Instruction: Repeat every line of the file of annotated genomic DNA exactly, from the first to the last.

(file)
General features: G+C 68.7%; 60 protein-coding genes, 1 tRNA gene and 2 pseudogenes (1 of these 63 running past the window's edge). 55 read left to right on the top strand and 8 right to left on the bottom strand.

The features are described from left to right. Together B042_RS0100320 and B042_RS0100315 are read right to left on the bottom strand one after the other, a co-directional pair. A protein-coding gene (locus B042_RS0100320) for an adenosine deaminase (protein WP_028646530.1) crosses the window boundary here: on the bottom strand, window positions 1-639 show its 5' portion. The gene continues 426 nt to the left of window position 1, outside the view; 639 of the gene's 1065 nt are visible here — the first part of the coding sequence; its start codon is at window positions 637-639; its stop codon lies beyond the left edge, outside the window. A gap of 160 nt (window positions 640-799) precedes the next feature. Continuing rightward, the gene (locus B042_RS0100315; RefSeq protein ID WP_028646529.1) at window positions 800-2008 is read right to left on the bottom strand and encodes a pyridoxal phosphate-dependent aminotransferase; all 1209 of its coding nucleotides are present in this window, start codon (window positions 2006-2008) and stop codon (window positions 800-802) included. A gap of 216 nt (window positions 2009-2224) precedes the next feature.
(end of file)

General features: G+C 68.7%; 60 protein-coding genes, 1 tRNA gene and 2 pseudogenes (1 of these 63 running past the window's edge). 55 read left to right on the top strand and 8 right to left on the bottom strand.

The features are described from left to right. Together B042_RS0100320 and B042_RS0100315 are read right to left on the bottom strand one after the other, a co-directional pair. A protein-coding gene (locus B042_RS0100320) for an adenosine deaminase (protein WP_028646530.1) crosses the window boundary here: on the bottom strand, window positions 1-639 show its 5' portion. The gene continues 426 nt to the left of window position 1, outside the view; 639 of the gene's 1065 nt are visible here — the first part of the coding sequence; its start codon is at window positions 637-639; its stop codon lies beyond the left edge, outside the window. A gap of 160 nt (window positions 640-799) precedes the next feature. Continuing rightward, the gene (locus B042_RS0100315; RefSeq protein ID WP_028646529.1) at window positions 800-2008 is read right to left on the bottom strand and encodes a pyridoxal phosphate-dependent aminotransferase; all 1209 of its coding nucleotides are present in this window, start codon (window positions 2006-2008) and stop codon (window positions 800-802) included. A gap of 216 nt (window positions 2009-2224) precedes the next feature.